2,000 Days as a Writer: 2,000 Words You Need to Read
I’ve recently spent some time reminiscing about the entirety of my journey as a freelancer thus far and thinking about what I would have done differently (in a positive growth hindsight rather than festering regret).
This will not be a tactical guide on how to increase your typing speed or rewire your brain. It will, however, focus on the bigger-picture strategies that help you land/keep more clients, perform at the highest levels, and get an income boost as a byproduct of implementing these approaches.
I’d be more than happy to write about everything I did right but anyone could do that and I figured it would probably be more valuable to cover what I should’ve done differently. Read on for the biggest lessons I’ve learned on client relations, true productivity, and personal branding.
Being Easy to Work With
I started figuring this out a couple of years into my career but, after going through some old messages, I realized how annoying it must’ve been to work with me before that. I’ve learned that you should:
- Always be early to meetings and submit content ahead of time rather than waiting for deadlines.
- Bring energy and professionalism no matter how crap your day has been (your family issues or sleep deprivation shouldn’t be your client’s problem).
- Make sure your passion/excitement and gratitude come across through text, voice, or video conversations.
As an example, my longest-running client had the (dis)pleasure of working with me very early in my career when I was an insufferable 17-year-old. Her incredible patience managed to bear with me and bring out the potential that was there but, had she not, I probably wouldn’t be as successful as I am right now.
Not all clients will be this forgiving so be better than me.
Stop Taking Everything Personally
This builds on the previous section but is just as much about how you feel as it is how you communicate. After all, you may be able to contain yourself from whining to your clients but if you still take everything personally then you’re probably going to feel bad quite often.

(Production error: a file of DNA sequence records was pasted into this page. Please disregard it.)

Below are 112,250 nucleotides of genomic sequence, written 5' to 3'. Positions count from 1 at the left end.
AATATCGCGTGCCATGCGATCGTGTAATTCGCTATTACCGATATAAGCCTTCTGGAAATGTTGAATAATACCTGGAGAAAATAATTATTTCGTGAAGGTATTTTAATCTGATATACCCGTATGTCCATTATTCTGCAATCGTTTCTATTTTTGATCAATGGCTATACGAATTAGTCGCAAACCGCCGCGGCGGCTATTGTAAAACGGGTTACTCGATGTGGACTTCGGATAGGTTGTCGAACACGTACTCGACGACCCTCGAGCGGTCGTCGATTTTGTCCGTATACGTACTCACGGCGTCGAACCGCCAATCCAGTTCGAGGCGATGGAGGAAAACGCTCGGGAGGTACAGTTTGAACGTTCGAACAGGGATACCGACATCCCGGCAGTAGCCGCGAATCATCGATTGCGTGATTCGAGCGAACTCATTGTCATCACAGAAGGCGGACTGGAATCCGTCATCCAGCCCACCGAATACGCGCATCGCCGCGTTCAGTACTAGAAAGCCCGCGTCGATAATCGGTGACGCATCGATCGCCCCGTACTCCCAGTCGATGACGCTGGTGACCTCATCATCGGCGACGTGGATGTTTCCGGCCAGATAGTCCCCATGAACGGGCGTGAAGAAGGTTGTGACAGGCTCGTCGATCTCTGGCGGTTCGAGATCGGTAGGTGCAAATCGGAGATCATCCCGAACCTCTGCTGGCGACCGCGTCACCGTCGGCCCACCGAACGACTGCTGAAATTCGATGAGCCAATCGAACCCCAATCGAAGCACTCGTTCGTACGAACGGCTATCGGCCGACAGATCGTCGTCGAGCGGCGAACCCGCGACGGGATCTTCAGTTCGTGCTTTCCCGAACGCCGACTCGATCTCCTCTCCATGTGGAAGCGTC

If payments are late, revisions are requested, or deadlines are moved these probably have way more to do with business operations than anything uniquely related to you. Revision blasts aren’t an attack on your writing/time and late payments aren’t an attempt to disrespect your value or contribution to the project.
Assume that all negative surprises are a result of unavoidable inefficiencies, overworked teams/colleagues, unexpected roadblocks, or someone having a bad day rather than anything to do with (or targeting) you.
I once had a payment that was both delayed and reduced in size (due to one billable being shifted to the next invoice) but had I expressed my disappointment I would’ve likely missed out on the large order that the same client sent me about a week later.
This is a reminder that expressing negative feelings towards a client hurts you more than it hurts them (both emotionally and financially).
Getting Productivity Right
Most people, myself included, get productivity all wrong and spend years using suboptimal strategies or chasing the wrong metrics.
As a freelancer, your income is almost always tied to the quantity of output you’re capable of sustaining (assuming that quality remains mostly the same). But productivity isn’t just a function of morning routines, hacks/tactics, and faster typing speeds.
Instead, productivity is the culmination of growth in multiple areas such as efficiency, focus, meaning, fulfillment, and broad-spectrum happiness (lots of Harvard studies on the benefits of happiness on performance).
This is a whole can of worms but, in general, here are some things that can bring you to true productivity instead of looking/feeling productive:
Focus is the single most important factor for learning, memory, and performance at work. This means no smartphones, multitasking, background media (TV/YouTube), or music with vocals while working.
The underlying science shows that working in 90-minute sprints is ideal (the first 10-15 of which will consist of your brain trying to get into a focused state). If focusing feels awful or uncomfortable at the start of that sprint, you’re doing it right.
Note: Books like Deep Work and Hyperfocus are incredibly helpful if you’re trying to eliminate distractions. As for improving your internal ability to focus, I’d highly recommend listening to Andrew Huberman’s neuroscience YouTube videos such as his Focus Toolkit.
Motivation is something humans have more control over than most people think. On a neurochemical level, motivation is essentially just the amount of dopamine in our brain and bloodstream so finding ways to increase our baseline dopamine works wonders for productivity.
Cold showers in the morning, getting 5-20 minutes of sunlight as close as possible to waking up, and improving sleep quality by avoiding bright lights/screens at night (then getting enough sleep too) are science-backed ways to increase our dopamine baseline and capacity for motivation.
We should also strive to avoid using up/wasting all our dopamine reserves by overstimulating our minds through substances, activities, habits, behaviors, etc. as this will make it harder to generate motivation once we need it.
Cutting my screen time and YouTube usage has had tremendous effects on my productivity by reallocating my dopamine towards work. The YourHour app on Android (or similar applications on iOS) has been super helpful for tracking my screen time.